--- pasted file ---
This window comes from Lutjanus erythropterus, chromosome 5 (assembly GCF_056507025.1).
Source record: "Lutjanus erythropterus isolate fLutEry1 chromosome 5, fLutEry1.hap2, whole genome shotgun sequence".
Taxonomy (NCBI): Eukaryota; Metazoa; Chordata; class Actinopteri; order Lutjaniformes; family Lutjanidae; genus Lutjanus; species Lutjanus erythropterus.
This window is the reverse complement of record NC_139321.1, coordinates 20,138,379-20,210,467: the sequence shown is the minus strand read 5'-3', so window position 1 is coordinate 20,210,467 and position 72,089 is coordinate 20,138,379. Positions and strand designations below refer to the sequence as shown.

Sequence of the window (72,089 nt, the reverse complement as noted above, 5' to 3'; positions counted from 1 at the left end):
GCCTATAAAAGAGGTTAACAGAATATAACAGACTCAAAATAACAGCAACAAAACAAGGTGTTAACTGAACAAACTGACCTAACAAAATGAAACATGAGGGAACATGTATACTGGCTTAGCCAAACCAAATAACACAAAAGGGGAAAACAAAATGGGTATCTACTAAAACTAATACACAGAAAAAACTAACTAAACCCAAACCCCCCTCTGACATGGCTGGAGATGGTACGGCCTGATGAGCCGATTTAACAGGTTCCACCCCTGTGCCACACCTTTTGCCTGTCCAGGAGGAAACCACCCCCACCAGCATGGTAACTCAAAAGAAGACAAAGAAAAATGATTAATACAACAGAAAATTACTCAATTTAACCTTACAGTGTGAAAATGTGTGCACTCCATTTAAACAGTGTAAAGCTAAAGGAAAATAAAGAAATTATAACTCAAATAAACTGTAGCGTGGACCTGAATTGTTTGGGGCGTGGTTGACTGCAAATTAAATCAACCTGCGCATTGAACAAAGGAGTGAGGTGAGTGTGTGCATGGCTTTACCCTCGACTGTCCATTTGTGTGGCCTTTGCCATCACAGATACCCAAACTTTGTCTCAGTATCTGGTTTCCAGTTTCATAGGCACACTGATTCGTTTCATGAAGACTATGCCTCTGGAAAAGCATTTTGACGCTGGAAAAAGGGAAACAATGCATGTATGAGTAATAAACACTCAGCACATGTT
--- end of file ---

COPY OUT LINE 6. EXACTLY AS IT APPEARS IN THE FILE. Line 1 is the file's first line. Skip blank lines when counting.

GCCTATAAAAGAGGTTAACAGAATATAACAGACTCAAAATAACAGCAACAAAACAAGGTGTTAACTGAACAAACTGACCTAACAAAATGAAACATGAGGGAACATGTATACTGGCTTAGCCAAACCAAATAACACAAAAGGGGAAAACAAAATGGGTATCTACTAAAACTAATACACAGAAAAAACTAACTAAACCCAAACCCCCCTCTGACATGGCTGGAGATGGTACGGCCTGATGAGCCGATTTAACAGGTTCCACCCCTGTGCCACACCTTTTGCCTGTCCAGGAGGAAACCACCCCCACCAGCATGGTAACTCAAAAGAAGACAAAGAAAAATGATTAATACAACAGAAAATTACTCAATTTAACCTTACAGTGTGAAAATGTGTGCACTCCATTTAAACAGTGTAAAGCTAAAGGAAAATAAAGAAATTATAACTCAAATAAACTGTAGCGTGGACCTGAATTGTTTGGGGCGTGGTTGACTGCAAATTAAATCAACCTGCGCATTGAACAAAGGAGTGAGGTGAGTGTGTGCATGGCTTTACCCTCGACTGTCCATTTGTGTGGCCTTTGCCATCACAGATACCCAAACTTTGTCTCAGTATCTGGTTTCCAGTTTCATAGGCACACTGATTCGTTTCATGAAGACTATGCCTCTGGAAAAGCATTTTGACGCTGGAAAAAGGGAAACAATGCATGTATGAGTAATAAACACTCAGCACATGTT